|US6761714||Apr 17, 2002||Jul 13, 2004||Cryocath Technologies Inc.||Leak detection system|
|US7097641||Dec 9, 1999||Aug 29, 2006||Cryocath Technologies Inc.||Catheter with cryogenic and heating ablation|
|US7114350 *||May 21, 2004||Oct 3, 2006||Whirlpool Corporation||Refrigerator with evaporator of variable dimensions|
|US7303554||Jan 26, 2004||Dec 4, 2007||Cryocath Technologies Inc.||Closed loop catheter coolant system|
|US7404816||Jul 12, 2004||Jul 29, 2008||Cryocath Technologies Inc.||Leak detection system|
|US7465300||Sep 2, 2005||Dec 16, 2008||Cryocath Technologies Inc.||Catheter with cryogenic and electrical heating ablation|
|US7497085||Feb 2, 2006||Mar 3, 2009||Sagem Defense Securite||Refrigerating machine using the stirling cycle|
|US7896870||Sep 10, 2007||Mar 1, 2011||Medtronic Cryocath Lp||Catheter with cryogenic and electrical heating ablation|
|US7951140||May 31, 2011||Medtronic Cryocath Lp||Catheter with cryogenic and electrical heating ablation|
|US8083732||Dec 27, 2011||Medtronic Cryocath Lp||Catheter with cryogenic and electrical heating ablation|
|US8287526||Nov 22, 2011||Oct 16, 2012||Medtronic Cryocath Lp||Method of simultaneously freezing and heating tissue for ablation|
|US8454587||Jun 4, 2013||Medtronic Cryocath Lp||Closed loop catheter coolant system|
|US9127864 *||Mar 7, 2013||Sep 8, 2015||Sumitomo Heavy Industries, Ltd.||Regenerative refrigerator|
|US20040025518 *||Jan 11, 2002||Feb 12, 2004||Ingo Ruehlich||Cold piece of a cryogenic cooler with improved heat transfer|
|US20040051606 *||Sep 18, 2002||Mar 18, 2004||Modien Russell Miles||Performance of electric solenoids and sensors by cryogenic treatment of component parts|
|US20040237579 *||May 21, 2004||Dec 2, 2004||Riccardo Soldinger||Refrigerator with evaporator of variable dimensions|
|US20040267249 *||Jul 12, 2004||Dec 30, 2004||Cryocath Technologies Inc.||Leak detection system|
|US20050005626 *||Jul 7, 2004||Jan 13, 2005||Mcmahon Richard||Cooling device for pain relief|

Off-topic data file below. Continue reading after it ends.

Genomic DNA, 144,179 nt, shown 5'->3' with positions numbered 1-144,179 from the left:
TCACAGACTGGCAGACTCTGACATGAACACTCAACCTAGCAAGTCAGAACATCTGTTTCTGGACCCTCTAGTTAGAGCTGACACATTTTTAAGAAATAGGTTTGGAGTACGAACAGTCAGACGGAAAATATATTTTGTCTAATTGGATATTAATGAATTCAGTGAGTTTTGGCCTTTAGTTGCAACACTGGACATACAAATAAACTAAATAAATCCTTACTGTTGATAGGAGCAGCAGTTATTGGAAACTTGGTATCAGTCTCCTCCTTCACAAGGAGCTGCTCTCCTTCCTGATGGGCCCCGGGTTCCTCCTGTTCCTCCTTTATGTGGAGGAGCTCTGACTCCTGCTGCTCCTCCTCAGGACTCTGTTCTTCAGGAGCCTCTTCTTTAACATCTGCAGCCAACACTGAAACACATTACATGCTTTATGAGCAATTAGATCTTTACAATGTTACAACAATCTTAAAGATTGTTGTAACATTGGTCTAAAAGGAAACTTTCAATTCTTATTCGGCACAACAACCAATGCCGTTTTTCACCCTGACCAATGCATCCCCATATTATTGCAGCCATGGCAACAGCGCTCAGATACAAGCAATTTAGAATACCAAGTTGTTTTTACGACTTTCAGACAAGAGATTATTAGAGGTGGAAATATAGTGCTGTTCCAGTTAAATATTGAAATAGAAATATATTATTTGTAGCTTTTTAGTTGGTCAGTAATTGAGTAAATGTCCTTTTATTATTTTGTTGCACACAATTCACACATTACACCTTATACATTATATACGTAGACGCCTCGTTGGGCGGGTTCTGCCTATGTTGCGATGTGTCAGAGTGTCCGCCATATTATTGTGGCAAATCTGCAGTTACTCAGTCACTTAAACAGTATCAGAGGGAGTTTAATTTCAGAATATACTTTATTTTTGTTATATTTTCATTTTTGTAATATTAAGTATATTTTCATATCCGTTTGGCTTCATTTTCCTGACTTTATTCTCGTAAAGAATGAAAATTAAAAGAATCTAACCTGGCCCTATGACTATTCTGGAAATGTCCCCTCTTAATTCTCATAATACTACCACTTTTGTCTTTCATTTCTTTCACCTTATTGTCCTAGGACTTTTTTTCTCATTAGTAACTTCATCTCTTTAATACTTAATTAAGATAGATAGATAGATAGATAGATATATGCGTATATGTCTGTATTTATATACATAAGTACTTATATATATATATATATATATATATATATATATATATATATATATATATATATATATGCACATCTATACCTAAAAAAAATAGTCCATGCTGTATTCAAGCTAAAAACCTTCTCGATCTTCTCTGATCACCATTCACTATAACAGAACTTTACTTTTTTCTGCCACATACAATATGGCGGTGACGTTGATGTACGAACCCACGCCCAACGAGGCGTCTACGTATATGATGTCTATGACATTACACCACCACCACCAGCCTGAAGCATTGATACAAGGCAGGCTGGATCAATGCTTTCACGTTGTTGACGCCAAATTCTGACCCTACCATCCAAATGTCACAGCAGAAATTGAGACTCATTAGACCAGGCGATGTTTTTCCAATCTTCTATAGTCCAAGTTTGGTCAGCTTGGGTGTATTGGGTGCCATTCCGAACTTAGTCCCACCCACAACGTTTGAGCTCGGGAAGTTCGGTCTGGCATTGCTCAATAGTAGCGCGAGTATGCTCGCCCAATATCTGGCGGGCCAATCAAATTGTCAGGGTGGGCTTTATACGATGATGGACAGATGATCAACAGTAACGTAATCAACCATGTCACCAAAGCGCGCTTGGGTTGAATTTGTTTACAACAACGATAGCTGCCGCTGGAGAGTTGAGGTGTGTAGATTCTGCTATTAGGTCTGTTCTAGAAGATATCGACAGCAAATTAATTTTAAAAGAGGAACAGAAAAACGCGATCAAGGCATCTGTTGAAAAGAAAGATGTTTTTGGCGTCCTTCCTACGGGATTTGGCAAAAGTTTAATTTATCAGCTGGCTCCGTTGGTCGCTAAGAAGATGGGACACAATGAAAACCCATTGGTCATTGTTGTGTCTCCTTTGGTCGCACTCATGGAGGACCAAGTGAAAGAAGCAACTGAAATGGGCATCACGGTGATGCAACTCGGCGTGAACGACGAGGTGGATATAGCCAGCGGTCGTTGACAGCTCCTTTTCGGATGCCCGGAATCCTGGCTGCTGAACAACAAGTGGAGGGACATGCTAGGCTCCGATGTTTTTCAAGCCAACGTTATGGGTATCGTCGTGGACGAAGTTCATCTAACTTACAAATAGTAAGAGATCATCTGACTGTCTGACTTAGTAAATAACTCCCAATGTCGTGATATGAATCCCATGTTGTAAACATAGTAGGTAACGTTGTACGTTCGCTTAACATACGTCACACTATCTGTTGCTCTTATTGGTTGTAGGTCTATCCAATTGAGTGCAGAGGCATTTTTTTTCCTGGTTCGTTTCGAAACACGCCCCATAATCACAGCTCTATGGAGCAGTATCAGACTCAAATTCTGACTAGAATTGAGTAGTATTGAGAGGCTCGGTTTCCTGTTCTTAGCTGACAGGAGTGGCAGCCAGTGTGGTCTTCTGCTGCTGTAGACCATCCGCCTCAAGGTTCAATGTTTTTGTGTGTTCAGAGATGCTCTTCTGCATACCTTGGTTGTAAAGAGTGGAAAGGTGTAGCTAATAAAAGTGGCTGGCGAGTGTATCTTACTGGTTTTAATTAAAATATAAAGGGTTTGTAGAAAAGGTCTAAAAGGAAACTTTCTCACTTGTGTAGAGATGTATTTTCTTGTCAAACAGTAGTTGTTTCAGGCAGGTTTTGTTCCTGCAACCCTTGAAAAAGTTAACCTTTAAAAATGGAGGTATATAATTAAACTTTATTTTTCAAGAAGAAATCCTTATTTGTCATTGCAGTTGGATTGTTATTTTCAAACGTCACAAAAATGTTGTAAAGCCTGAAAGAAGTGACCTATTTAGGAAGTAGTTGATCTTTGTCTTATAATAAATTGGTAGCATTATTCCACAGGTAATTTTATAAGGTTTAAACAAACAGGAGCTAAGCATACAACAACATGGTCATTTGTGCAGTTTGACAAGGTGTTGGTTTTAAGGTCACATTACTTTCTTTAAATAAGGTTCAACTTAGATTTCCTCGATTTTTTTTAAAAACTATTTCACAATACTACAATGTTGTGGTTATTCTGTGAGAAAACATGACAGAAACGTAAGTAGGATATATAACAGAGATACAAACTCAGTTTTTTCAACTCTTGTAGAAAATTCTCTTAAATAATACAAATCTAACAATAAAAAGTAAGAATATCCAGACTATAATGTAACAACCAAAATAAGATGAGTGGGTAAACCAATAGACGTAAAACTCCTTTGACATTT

|US20060004351 *||Sep 2, 2005||Jan 5, 2006||Cryocath Technologies Inc.||Catheter with cryogenic and electrical heating ablation|
|US20060179850 *||Feb 2, 2006||Aug 17, 2006||Sagem Defense Securite||Refrigerating machine using the stirling cycle|
|US20070299432 *||Sep 10, 2007||Dec 27, 2007||Cryocath Technologies Inc.||Catheter with cryogenic and electrical heating ablation|
|US20080077124 *||Nov 30, 2007||Mar 27, 2008||Cryocath Technologies Inc.||Closed loop catheter coolant system|
|US20080114345 *||Jan 9, 2008||May 15, 2008||Cryocath Technologies Inc.||Catheter with cryogenic and electrical heating ablation|
|US20100223934 *||Mar 6, 2009||Sep 9, 2010||Mccormick Stephen A||Thermoacoustic Refrigerator For Cryogenic Freezing|
|US20110196359 *||Aug 11, 2011||Medtronic Cryocath Lp||Catheter with cryogenic and electrical heating ablation|
|US20130247592 *||Mar 7, 2013||Sep 26, 2013||Sumitomo Heavy Industries, Ltd.||Regenerative refrigerator|
|DE10104969A1 *||Feb 3, 2001||Aug 29, 2002||Aeg Infrarot Module Gmbh||Kaltteil eines Kyrokühlers mit verbesserter Wärmeübertragung|
|DE10104969C2 *||Feb 3, 2001||Nov 21, 2002||Aeg Infrarot Module Gmbh||Kaltteil eines Kyrokühlers mit verbesserter Wärmeübertragung|
|DE10163865A1 *||Dec 22, 2001||Jul 10, 2003||Leybold Vakuum Gmbh||Stirling cycle gas cooler has cold finger terminal through which gas is pumped through gas cooler in alternate directions|
|DE29911071U1 *||Jun 24, 1999||Dec 14, 2000||Csp Cryogenic Spectrometers Gm||Kühlvorrichtung|
|DE112010001833T5||Apr 28, 2010||Aug 30, 2012||Alma Lasers Ltd.||Vcrrichtung und Verfahren zur dermatologischen Behandlung|
|EP0119846A2 *||Mar 16, 1984||Sep 26, 1984||Texas Instruments Incorporated||Pneumatically controlled split cycle cooler|
|EP0339836A2 *||Apr 13, 1989||Nov 2, 1989||Inframetrics, Inc.,||Miniature integral stirling cryocooler|
|EP1192393A2 *||Jun 12, 2000||Apr 3, 2002||Massachusetts Institute Of Technology||High efficiency modular cryocooler with floating piston expander|
|EP1227239A2 *||Dec 20, 2001||Jul 31, 2002||Honda Giken Kogyo Kabushiki Kaisha||Stirling engine drive unit for prosthetic limb|
|EP1241340A2 *||Mar 6, 2002||Sep 18, 2002||Honda Giken Kogyo Kabushiki Kaisha||Stirling engine|
|EP1701113A1 *||Jan 27, 2006||Sep 13, 2006||Sagem Défense Sécurité||Refrigerating machine operating according to the Stirling cycle|
|WO1983003296A1 *||Mar 11, 1983||Sep 29, 1983||Kryovacs Scient Corp||Miniature cryogenic cooling system with split-phase dual compressor and phase-shifting device|
|WO1983003297A1 *||Mar 11, 1983||Sep 29, 1983||Kryovacs Scient Corp||Micro-cryogenic system with pseudo two stage cold finger, stationary regenerative material and pre-cooling of the working fluid|
|WO2002093089A1 *||Apr 24, 2002||Nov 21, 2002||Cimex Bio Tech Lc||Hand-held, heat sink cryoprobe, system for heat extraction thereof, and method therefore.|
|WO2010125531A1||Apr 28, 2010||Nov 4, 2010||Alma Lasers Limited||Devices and methods for dermatological treatment|
|WO2010139321A2 *||Jun 1, 2010||Dec 9, 2010||Danfoss Compressors Gmbh||Stirling cooling arrangement|
|WO2010139321A3 *||Jun 1, 2010||Apr 21, 2011||Danfoss Compressors Gmbh||Stirling cooling arrangement|
|U.S. Classification||62/6, 62/293, 505/895, 606/22, 62/51.1|
|International Classification||F02G1/043, A61B18/02, F25B9/14|
|Cooperative Classification||A61B2018/00041, F25B9/14, F02G2243/30, Y10S505/895, A61B18/02, F02G1/043, F02G2244/00, F02G2243/34, F25B2309/003|
|European Classification||F25B9/14, A61B18/02, F02G1/043|